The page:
[Redacted] agrees to make good faith efforts to consult with you before signing any such ancillary rights agreements.

Any monies actually received by [Redacted] upon optioning and/or selling the Work (after deduction of [Redacted]’s actual, out-of-pocket costs and expenses, including, without limitation, agency fees and other fees and expenses related to sale and exploitation thereof) will be distributed as follows:

Fixed Compensation.

i) Option Fees/Purchase Price: 50% to [Redacted], 50% to you 
ii) Royalties and/or Series Sales Bonuses (if any): 50% to [Redacted], 50% to you 
iii) Contributor Writing or Consulting Fee (if any): 100% to you 
iv) Executive Producer, Producer, or Similar Fees for [Redacted] or its employees/contractors (if any): 100% to [Redacted].

Contingent Compensation and box office bonuses (if any): 50% to [Redacted], 50% to You

It’s acknowledged that [Redacted] may have a first look or overall deal with a third party, and any guaranteed fees associated with such an agreement are expressly excluded.

Accounting statements with respect to any ancillary exploitation of rights pursuant to this Section and payments, if any, will be delivered to you within 90 days following receipt by [Redacted] of the actual monies and such statements from third party purchasers or licensees of such rights.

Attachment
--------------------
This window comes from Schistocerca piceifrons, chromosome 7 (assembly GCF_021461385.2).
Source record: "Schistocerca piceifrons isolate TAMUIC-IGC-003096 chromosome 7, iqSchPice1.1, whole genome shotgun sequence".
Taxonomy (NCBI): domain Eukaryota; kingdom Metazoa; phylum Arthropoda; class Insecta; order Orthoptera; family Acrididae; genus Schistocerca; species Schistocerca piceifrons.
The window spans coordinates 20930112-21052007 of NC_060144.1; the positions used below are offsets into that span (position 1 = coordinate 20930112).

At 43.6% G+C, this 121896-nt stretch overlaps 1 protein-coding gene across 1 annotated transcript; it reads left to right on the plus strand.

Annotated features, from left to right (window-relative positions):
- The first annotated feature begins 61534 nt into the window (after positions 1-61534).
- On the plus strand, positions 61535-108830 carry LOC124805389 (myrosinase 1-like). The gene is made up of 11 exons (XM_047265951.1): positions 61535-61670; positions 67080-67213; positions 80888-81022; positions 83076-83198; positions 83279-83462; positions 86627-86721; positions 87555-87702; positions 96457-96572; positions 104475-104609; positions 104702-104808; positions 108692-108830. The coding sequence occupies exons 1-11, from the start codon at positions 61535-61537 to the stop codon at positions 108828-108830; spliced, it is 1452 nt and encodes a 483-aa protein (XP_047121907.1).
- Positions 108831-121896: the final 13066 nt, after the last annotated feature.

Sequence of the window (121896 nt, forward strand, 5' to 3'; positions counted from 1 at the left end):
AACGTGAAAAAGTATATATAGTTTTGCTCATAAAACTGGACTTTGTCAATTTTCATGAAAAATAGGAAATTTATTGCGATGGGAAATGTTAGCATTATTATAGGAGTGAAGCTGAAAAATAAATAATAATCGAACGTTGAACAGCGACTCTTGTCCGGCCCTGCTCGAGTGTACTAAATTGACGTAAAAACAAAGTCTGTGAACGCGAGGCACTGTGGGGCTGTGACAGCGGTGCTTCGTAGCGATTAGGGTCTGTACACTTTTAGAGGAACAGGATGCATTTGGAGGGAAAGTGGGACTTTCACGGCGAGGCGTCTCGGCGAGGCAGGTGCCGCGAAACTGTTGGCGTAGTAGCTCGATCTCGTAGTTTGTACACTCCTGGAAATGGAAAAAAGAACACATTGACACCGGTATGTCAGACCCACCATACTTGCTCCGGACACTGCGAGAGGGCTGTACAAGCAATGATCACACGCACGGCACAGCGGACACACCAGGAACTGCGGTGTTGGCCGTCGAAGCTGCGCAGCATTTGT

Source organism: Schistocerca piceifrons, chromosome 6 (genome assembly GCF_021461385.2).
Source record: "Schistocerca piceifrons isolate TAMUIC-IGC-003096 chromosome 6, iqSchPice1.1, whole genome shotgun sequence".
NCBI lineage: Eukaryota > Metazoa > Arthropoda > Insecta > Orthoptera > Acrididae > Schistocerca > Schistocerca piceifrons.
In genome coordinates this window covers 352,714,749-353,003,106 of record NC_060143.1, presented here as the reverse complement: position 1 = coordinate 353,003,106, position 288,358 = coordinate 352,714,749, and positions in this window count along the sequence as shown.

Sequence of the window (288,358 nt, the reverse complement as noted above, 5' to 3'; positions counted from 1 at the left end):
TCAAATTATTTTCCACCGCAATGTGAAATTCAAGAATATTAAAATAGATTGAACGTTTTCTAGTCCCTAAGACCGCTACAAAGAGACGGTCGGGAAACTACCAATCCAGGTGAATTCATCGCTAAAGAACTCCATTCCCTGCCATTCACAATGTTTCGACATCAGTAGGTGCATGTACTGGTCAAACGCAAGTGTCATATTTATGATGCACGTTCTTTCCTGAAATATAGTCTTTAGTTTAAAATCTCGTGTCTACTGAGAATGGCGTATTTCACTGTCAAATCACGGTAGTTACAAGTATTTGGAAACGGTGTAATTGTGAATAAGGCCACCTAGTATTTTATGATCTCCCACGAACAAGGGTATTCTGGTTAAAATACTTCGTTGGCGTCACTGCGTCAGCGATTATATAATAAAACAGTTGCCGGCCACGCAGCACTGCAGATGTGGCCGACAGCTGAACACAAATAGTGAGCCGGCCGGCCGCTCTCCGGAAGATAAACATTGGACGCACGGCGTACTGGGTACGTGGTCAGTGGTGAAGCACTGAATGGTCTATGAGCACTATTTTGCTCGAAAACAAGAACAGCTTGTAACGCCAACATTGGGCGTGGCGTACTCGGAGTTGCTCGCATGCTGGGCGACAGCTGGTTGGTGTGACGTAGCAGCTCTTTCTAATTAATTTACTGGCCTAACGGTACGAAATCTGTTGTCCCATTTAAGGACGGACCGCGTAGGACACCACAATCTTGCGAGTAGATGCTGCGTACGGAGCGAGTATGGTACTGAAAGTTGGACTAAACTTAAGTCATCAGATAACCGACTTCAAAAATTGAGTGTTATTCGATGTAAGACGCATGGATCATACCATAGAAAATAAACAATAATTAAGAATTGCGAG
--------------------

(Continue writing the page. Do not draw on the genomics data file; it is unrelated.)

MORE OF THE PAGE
It is agreed and understood that the services you are furnishing under this Agreement are extraordinary, unique, and not replaceable, and that there is no fully adequate remedy at law in the event of your breach of this Agreement, and that in the event of such a breach, [Redacted] shall be entitled to equitable relief by way of injunction or otherwise. You also recognize and confirm that in the event of a breach by [Redacted] of its obligations under this Agreement, the damage, if any, caused to you by [Redacted] is not irreparable or sufficient to entitle you to injunctive or other equitable relief. Consequently, your rights and remedies are limited to the right, if any, to obtain damages at law and you will not have any right in such event to terminate or rescind this Agreement or any of the rights granted by you hereunder or to enjoin or restrain the development, production and exploitation of the rights granted pursuant to this Agreement.”